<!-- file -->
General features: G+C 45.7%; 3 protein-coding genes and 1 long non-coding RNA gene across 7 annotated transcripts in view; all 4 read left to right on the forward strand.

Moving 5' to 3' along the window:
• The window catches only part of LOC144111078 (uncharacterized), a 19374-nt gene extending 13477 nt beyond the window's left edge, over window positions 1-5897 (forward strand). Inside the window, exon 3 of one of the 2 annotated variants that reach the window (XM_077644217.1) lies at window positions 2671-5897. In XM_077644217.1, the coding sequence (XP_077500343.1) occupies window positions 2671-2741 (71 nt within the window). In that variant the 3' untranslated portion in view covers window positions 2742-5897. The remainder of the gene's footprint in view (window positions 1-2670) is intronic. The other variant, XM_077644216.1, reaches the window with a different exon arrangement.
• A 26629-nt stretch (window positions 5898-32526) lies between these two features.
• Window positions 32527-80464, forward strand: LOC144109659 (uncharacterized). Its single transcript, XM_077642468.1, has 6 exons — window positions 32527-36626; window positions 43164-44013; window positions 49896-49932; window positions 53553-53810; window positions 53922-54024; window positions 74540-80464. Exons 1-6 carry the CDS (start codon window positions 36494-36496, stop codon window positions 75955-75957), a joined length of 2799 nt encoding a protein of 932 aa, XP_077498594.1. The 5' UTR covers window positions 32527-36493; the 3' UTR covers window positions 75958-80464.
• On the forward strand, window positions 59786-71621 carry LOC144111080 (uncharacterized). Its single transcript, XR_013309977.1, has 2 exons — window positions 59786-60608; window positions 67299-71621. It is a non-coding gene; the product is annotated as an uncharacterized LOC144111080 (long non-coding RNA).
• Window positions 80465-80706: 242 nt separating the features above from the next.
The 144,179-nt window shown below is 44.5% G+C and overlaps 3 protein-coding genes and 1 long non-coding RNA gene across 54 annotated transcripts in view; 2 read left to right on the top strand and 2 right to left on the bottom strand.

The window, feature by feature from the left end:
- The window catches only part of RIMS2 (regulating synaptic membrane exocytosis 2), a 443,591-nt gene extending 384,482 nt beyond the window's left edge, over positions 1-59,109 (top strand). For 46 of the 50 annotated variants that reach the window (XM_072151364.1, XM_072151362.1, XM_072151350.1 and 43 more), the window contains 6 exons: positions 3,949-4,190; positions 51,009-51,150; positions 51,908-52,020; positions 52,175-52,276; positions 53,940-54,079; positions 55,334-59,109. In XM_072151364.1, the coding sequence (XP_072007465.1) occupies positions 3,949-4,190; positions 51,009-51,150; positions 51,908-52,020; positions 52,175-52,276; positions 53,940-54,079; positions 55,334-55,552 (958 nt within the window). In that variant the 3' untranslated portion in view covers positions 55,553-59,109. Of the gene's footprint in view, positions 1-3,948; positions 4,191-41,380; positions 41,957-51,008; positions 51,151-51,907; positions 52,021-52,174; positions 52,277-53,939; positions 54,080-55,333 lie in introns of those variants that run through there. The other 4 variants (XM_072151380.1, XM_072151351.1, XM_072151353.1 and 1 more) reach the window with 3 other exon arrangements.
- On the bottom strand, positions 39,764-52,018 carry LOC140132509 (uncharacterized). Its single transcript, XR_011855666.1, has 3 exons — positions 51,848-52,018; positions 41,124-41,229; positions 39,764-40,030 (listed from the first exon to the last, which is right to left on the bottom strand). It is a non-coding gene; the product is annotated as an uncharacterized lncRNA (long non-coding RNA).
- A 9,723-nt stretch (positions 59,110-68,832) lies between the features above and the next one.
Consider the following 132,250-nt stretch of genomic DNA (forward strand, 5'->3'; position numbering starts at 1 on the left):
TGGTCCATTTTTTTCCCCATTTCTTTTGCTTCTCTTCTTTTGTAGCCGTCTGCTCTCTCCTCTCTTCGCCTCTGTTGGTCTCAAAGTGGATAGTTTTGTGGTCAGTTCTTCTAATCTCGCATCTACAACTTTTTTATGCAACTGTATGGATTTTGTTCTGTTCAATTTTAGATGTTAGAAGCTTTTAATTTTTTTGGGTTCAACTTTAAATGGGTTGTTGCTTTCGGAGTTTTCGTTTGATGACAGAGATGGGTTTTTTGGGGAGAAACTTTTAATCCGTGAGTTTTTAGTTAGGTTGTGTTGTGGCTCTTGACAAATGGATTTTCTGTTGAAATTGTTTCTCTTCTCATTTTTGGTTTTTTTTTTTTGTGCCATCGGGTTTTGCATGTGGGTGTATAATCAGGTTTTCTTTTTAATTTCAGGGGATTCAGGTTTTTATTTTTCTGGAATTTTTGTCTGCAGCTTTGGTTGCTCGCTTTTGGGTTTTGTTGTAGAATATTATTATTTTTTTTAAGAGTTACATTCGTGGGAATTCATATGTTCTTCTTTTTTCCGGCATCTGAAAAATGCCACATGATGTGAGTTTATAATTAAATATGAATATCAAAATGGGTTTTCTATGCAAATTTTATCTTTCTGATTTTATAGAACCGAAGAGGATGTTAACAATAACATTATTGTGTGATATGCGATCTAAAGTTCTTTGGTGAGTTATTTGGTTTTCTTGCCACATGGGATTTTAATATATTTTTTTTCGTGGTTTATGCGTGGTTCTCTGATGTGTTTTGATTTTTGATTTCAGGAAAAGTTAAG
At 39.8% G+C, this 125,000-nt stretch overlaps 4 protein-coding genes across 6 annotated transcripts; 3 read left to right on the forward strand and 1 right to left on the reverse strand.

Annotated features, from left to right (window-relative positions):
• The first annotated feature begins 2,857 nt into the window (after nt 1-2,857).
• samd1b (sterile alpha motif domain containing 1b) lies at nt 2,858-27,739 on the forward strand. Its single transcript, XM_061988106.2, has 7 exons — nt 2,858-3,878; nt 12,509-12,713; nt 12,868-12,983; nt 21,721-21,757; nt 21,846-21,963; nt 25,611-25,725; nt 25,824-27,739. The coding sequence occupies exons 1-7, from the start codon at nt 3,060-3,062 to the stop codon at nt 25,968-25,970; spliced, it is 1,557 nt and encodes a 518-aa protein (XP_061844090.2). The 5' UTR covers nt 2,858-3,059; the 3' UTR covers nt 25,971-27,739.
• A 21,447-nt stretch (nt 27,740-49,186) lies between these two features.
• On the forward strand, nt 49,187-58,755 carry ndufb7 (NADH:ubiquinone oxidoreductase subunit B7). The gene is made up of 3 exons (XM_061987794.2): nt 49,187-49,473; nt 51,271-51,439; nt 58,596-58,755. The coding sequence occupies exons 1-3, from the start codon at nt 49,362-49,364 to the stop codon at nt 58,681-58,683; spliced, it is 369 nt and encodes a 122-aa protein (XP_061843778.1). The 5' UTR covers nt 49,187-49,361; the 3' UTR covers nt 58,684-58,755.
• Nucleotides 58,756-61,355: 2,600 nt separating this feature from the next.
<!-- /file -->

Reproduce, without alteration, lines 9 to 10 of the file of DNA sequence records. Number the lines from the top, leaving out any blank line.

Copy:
The window, feature by feature from the left end:
- The window catches only part of RIMS2 (regulating synaptic membrane exocytosis 2), a 443,591-nt gene extending 384,482 nt beyond the window's left edge, over positions 1-59,109 (top strand). For 46 of the 50 annotated variants that reach the window (XM_072151364.1, XM_072151362.1, XM_072151350.1 and 43 more), the window contains 6 exons: positions 3,949-4,190; positions 51,009-51,150; positions 51,908-52,020; positions 52,175-52,276; positions 53,940-54,079; positions 55,334-59,109. In XM_072151364.1, the coding sequence (XP_072007465.1) occupies positions 3,949-4,190; positions 51,009-51,150; positions 51,908-52,020; positions 52,175-52,276; positions 53,940-54,079; positions 55,334-55,552 (958 nt within the window). In that variant the 3' untranslated portion in view covers positions 55,553-59,109. Of the gene's footprint in view, positions 1-3,948; positions 4,191-41,380; positions 41,957-51,008; positions 51,151-51,907; positions 52,021-52,174; positions 52,277-53,939; positions 54,080-55,333 lie in introns of those variants that run through there. The other 4 variants (XM_072151380.1, XM_072151351.1, XM_072151353.1 and 1 more) reach the window with 3 other exon arrangements.